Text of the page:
https://hubpages.com/health/Deep-Breathing-How-Can-It-Stop-Skin-Aging

*  Scleroderma

... chronic autoimmune disease. Discover scleroderma symptoms, diagnosis, and treatments. Includes video, what is scleroderma? ... or fibrous tissue. A connective tissue disease is one that affects tissues such as skin, tendons, and cartilage. NIAMS. ... Scleroderma is both a rheumatic disease and a connective tissue disease. The term rheumatic disease refers to a group of ... Scleroderma is a rare autoimmune disease that often affects the skin. It is also a form of arthritis and a connective tissue ...
https://sclero.org/scleroderma/a-to-z.html

*  Neuropsychiatric Scleroderma Study: Systematic Evaluation of Neuropsychiatric Involvement in Systemic Sclerosis - Full Text...

Connective Tissue Diseases. Skin Diseases. ClinicalTrials.gov processed this record on September 20, 2017. ... Systemic sclerosis is a rare disease with vascular involvement and systemic fibrosis. This disease is usually thought to spare ...
https://clinicaltrials.gov/ct2/show/NCT01488214?recr=Open&cond="Scleroderma, Systemic"&rank=18

*  A Non-Interventional Pilot Study Assessing Whether Lysyl Oxidase-like 2 (LOXL2) is Present in Subjects With Scleroderma - Full...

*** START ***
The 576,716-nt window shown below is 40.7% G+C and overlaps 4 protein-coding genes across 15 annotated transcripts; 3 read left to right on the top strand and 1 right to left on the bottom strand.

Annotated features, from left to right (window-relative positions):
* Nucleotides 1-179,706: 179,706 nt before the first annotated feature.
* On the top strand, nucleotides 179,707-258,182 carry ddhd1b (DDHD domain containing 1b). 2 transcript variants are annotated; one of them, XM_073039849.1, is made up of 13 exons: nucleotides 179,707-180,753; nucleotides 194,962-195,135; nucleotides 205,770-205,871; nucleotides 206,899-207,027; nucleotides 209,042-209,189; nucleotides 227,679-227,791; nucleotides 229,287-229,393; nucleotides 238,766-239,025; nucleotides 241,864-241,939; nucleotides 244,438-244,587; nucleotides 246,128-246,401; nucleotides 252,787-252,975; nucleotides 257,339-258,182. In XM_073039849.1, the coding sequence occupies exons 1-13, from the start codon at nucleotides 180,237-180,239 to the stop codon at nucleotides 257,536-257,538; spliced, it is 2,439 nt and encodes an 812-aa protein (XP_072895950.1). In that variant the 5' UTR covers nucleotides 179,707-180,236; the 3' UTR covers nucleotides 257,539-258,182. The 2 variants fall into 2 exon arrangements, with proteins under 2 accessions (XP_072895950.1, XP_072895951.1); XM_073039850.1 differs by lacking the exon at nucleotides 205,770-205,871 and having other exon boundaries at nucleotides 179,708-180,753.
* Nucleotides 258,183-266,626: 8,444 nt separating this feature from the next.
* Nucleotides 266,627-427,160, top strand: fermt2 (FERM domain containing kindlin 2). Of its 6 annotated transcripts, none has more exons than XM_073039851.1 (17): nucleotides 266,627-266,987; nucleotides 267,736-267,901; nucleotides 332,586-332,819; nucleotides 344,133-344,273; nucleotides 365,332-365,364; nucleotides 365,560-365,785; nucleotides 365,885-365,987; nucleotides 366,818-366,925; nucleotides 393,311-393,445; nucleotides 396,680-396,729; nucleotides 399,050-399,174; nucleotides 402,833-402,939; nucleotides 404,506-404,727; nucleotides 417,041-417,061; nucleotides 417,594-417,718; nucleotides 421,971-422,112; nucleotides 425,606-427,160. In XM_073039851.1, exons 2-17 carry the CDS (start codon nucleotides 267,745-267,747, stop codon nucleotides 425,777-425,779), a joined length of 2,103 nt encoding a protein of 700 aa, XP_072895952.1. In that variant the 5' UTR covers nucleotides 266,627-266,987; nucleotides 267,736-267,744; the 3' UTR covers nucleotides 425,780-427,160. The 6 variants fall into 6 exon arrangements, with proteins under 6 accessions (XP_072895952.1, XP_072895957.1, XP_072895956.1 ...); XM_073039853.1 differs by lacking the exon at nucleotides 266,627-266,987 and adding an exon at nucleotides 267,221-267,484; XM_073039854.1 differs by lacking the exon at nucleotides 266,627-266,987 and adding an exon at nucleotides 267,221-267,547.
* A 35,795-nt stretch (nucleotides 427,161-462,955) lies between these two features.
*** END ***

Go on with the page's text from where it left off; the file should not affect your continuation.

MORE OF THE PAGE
Connective Tissue Diseases. Skin Diseases. ClinicalTrials.gov processed this record on September 20, 2017. ... This study will determine if the disease is associated with an elevated expression of LOXL2 levels in tissue samples from ... Scleroderma is a chronic skin-hardening disease. There are two types of scleroderma. The first type is called limited cutaneous ... 2 Punch Skin Biopsies (one near the scleroderma lesion, the other from normal skin) ...
https://clinicaltrials.gov/ct2/show/NCT01881529?recr=Open&cond="Scleroderma, Localized"&rank=16

*  High Dose Intravenous N-Acetylcysteine Versus Iloprost for Early, Rapidly Progressive Diffuse Systemic Sclerosis - Full Text...

Connective Tissue Diseases. Skin Diseases. Acetylcysteine. N-monoacetylcystine. Iloprost. Antiviral Agents. Anti-Infective ... Evaluated by the modified Rodnan skin score.. Secondary Outcome Measures: *scleroderma disease activity assessed as established ... laboratory evidence of skin fibroblast activation;. *the levels of Glutathione and of oxidized glutathione (GSSG).. ... Genetic and Rare Diseases Information Center resources: Systemic Scleroderma Diffuse Cutaneous Systemic Sclerosis ...